Last month Adamo et al published a hot Science paper on a compact continuous flow synthesiser for four drugs: luoxetine hydrochloride, lidocaine hydrochloride, Diazepam and diphenhydramine hydrochloride. The group had previously reported an end-to-end manufacture of aliskiren hemifumarate (see Angew. Chem. Int. Ed., 2013, 52, 12359–12363), which included the synthesis, purification, and tableting of the drug. The Science paper represents a significant advance in terms of reducing plant footprint and showing that a continuous processing setup can also achieve the similar flexibility as a batch manufacturing plant, it includes the upstream (reaction) and downstream (purification and formulation) processing. Researchers at MIT have also published an economic analysis of a batch vs flow integrated flow process (see Ind. Eng. Chem. Res., 50, 10083-10092 (2011) doi:10.1021/ie2006752), presenting a persuasive argument for the drive to continuous manufacturing.
Opening the supporting information really does highlight the that this truly is an integrated and uninterrupted processing strategy, with real-time process monitoring. The reactor unit is modular in the size of a refrigerator, thus enabling a plug-and-play platform and the flexibility needed for flow to be competitive with established batch manufacturing. Many of the components used in the configuration were custom built, including PFA tubing within aluminium casing and membrane separators with high pressure ratings. The system includes in-line, real time analysis using FlowIR from MettlerToledo for qualitative reaction analysis, automated gravity separators were incorporated for monitoring the organic and aqueous phase separation, and in-line ultrasonic monitoring for measuring ultrasound velocity for formulation.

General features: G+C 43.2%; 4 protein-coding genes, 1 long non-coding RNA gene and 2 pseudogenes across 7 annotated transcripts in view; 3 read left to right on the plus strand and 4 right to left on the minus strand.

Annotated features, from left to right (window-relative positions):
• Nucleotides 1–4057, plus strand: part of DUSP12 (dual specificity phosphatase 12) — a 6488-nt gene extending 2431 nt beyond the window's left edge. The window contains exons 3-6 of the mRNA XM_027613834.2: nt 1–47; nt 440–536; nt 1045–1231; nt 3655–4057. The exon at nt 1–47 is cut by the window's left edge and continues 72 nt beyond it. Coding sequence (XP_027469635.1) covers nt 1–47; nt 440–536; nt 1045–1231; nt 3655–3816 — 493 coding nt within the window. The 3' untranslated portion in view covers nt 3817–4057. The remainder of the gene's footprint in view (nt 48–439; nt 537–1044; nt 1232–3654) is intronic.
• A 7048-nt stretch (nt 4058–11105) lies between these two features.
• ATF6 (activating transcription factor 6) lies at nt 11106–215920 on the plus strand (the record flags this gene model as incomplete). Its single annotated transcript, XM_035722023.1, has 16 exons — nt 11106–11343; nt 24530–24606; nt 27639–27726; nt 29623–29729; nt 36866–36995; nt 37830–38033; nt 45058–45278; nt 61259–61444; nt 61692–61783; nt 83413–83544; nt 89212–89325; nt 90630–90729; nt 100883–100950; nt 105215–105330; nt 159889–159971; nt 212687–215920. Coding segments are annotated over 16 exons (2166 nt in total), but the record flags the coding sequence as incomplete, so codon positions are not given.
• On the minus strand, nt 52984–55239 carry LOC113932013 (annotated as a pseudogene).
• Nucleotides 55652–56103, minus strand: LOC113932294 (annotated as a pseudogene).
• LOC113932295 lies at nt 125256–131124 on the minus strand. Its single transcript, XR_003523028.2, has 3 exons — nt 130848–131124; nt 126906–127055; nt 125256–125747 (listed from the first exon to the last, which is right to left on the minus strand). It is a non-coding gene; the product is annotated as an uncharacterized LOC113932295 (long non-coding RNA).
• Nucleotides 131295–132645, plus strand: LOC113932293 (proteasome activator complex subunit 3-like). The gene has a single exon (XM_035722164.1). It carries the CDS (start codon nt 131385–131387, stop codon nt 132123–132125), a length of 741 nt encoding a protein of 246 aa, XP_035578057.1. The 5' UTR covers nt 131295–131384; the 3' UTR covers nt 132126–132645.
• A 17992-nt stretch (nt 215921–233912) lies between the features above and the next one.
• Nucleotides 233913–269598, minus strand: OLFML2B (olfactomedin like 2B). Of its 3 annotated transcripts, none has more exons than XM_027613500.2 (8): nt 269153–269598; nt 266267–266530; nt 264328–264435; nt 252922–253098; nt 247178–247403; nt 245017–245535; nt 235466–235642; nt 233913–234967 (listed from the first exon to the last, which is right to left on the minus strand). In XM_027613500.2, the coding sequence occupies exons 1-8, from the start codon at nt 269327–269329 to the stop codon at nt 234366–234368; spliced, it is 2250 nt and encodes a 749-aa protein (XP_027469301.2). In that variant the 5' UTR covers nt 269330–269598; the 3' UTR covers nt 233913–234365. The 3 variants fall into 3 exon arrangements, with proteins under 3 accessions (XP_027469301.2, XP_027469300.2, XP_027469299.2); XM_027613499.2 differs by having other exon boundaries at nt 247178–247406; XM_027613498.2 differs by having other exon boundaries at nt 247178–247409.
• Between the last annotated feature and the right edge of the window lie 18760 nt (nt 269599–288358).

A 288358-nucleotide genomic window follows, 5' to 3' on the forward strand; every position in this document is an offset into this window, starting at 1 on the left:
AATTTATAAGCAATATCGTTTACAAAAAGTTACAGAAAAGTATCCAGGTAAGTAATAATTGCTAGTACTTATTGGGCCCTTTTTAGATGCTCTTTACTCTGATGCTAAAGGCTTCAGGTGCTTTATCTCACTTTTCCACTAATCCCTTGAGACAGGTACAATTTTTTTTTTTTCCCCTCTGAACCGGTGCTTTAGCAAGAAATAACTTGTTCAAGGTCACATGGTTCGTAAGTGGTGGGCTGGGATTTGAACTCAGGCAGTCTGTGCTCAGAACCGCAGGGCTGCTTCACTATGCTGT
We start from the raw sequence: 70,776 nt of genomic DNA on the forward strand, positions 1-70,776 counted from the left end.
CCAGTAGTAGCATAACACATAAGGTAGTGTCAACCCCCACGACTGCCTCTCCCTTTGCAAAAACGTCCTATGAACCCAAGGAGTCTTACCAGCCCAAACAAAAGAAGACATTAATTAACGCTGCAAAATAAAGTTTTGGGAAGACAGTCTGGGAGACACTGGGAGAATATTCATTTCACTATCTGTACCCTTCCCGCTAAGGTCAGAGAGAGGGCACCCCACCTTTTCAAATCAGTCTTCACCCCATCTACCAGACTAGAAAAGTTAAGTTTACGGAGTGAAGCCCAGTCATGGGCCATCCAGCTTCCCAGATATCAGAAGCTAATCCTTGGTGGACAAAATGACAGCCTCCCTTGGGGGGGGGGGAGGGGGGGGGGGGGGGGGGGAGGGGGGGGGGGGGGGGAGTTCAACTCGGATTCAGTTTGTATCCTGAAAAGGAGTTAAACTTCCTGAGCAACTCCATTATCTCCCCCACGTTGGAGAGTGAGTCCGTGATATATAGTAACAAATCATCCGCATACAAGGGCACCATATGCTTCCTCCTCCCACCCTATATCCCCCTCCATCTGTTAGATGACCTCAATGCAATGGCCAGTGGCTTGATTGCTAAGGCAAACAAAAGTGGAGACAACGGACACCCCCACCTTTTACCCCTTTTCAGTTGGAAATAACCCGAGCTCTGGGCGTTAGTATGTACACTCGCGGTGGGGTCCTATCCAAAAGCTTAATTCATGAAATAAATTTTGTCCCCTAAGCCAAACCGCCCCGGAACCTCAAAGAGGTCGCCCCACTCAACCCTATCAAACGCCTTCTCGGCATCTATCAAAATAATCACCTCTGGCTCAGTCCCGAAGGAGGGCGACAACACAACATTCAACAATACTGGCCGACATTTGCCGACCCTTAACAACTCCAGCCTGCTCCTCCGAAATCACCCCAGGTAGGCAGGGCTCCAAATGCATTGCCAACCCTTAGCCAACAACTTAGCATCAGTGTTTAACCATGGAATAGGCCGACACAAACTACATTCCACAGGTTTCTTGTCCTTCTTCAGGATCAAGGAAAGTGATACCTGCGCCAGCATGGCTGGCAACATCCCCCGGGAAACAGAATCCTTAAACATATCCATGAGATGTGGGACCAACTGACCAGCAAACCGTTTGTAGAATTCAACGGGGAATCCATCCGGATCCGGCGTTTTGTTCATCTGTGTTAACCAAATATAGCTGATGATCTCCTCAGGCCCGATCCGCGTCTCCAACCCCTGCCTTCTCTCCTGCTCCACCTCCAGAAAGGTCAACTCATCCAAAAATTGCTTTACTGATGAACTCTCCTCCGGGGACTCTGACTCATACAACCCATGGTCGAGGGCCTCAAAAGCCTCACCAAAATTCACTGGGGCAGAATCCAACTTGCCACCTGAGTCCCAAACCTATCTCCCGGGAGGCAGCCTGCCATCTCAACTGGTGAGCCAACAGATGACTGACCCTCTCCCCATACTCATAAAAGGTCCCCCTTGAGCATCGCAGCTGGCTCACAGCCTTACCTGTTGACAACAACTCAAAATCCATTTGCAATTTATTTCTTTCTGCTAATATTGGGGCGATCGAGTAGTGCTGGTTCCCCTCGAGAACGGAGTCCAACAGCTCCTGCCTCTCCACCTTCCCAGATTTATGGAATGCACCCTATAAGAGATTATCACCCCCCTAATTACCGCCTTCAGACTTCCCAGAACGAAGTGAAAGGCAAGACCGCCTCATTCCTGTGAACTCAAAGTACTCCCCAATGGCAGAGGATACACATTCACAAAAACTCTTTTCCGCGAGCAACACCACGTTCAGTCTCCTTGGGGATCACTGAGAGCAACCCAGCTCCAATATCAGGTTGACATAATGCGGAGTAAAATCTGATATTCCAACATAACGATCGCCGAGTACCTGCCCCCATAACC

There is a table within the ESI which shows the processing time for the different unit operations with the upstream processes all taking less than 2 hours for each API and the downstream processing taking significantly longer (about 10 hours for each drug), and it is the downstream processing achievements is where this contribution is the most powerful.
I don’t envisage a future of having a TV size reactor inside everyone’s house dispensing personalised medicines as this would be a regulatory nightmare, and in reality too many stock chemicals are necessary to access the drug catalogue. I think the portability of flow is needed in hospitals for personalised medicines and for on-demand delivery in hospitals, such as for the generation of radiopharmaceuticals. To dream further, another application would be in the human spaceflight to Mars anticipated to take place by 2035.
The researchers are now attempting to reduce the footprint further and widen the drug catalogue. It will be interesting to see how much re-optimisation of the reactor unit and chemistry will be needed to access more drugs. I look forward to seeing the future results.
Read the Science article online: Adamo et al., Science, 2016, 352, 61-67, DOI: 10.1126/science.aaf1337